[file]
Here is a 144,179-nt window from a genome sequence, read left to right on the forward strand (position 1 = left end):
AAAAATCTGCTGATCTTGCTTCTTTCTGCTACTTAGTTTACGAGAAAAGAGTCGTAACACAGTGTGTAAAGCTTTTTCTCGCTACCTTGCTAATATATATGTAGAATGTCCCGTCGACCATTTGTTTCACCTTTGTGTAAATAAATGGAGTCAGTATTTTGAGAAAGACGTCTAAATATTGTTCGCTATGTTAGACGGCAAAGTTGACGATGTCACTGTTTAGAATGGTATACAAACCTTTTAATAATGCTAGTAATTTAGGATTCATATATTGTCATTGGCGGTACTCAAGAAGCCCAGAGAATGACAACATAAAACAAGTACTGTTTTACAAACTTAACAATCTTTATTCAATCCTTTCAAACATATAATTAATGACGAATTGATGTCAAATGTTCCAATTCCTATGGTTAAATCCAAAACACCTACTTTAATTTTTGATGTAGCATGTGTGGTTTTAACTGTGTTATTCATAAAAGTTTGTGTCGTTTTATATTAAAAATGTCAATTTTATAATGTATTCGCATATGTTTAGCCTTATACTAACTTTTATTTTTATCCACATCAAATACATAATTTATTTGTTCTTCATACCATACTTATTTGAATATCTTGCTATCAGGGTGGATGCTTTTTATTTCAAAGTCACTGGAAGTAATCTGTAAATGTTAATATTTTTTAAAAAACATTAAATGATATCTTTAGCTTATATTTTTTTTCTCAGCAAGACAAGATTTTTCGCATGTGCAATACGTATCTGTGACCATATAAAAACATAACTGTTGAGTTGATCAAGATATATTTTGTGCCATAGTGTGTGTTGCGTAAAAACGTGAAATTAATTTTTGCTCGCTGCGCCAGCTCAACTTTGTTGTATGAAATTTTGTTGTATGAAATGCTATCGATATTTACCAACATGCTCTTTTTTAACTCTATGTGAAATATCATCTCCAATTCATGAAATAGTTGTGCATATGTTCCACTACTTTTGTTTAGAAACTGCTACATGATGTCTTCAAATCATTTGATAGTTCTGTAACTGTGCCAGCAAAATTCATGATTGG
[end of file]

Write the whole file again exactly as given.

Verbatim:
Here is a 144,179-nt window from a genome sequence, read left to right on the forward strand (position 1 = left end):
AAAAATCTGCTGATCTTGCTTCTTTCTGCTACTTAGTTTACGAGAAAAGAGTCGTAACACAGTGTGTAAAGCTTTTTCTCGCTACCTTGCTAATATATATGTAGAATGTCCCGTCGACCATTTGTTTCACCTTTGTGTAAATAAATGGAGTCAGTATTTTGAGAAAGACGTCTAAATATTGTTCGCTATGTTAGACGGCAAAGTTGACGATGTCACTGTTTAGAATGGTATACAAACCTTTTAATAATGCTAGTAATTTAGGATTCATATATTGTCATTGGCGGTACTCAAGAAGCCCAGAGAATGACAACATAAAACAAGTACTGTTTTACAAACTTAACAATCTTTATTCAATCCTTTCAAACATATAATTAATGACGAATTGATGTCAAATGTTCCAATTCCTATGGTTAAATCCAAAACACCTACTTTAATTTTTGATGTAGCATGTGTGGTTTTAACTGTGTTATTCATAAAAGTTTGTGTCGTTTTATATTAAAAATGTCAATTTTATAATGTATTCGCATATGTTTAGCCTTATACTAACTTTTATTTTTATCCACATCAAATACATAATTTATTTGTTCTTCATACCATACTTATTTGAATATCTTGCTATCAGGGTGGATGCTTTTTATTTCAAAGTCACTGGAAGTAATCTGTAAATGTTAATATTTTTTAAAAAACATTAAATGATATCTTTAGCTTATATTTTTTTTCTCAGCAAGACAAGATTTTTCGCATGTGCAATACGTATCTGTGACCATATAAAAACATAACTGTTGAGTTGATCAAGATATATTTTGTGCCATAGTGTGTGTTGCGTAAAAACGTGAAATTAATTTTTGCTCGCTGCGCCAGCTCAACTTTGTTGTATGAAATTTTGTTGTATGAAATGCTATCGATATTTACCAACATGCTCTTTTTTAACTCTATGTGAAATATCATCTCCAATTCATGAAATAGTTGTGCATATGTTCCACTACTTTTGTTTAGAAACTGCTACATGATGTCTTCAAATCATTTGATAGTTCTGTAACTGTGCCAGCAAAATTCATGATTGG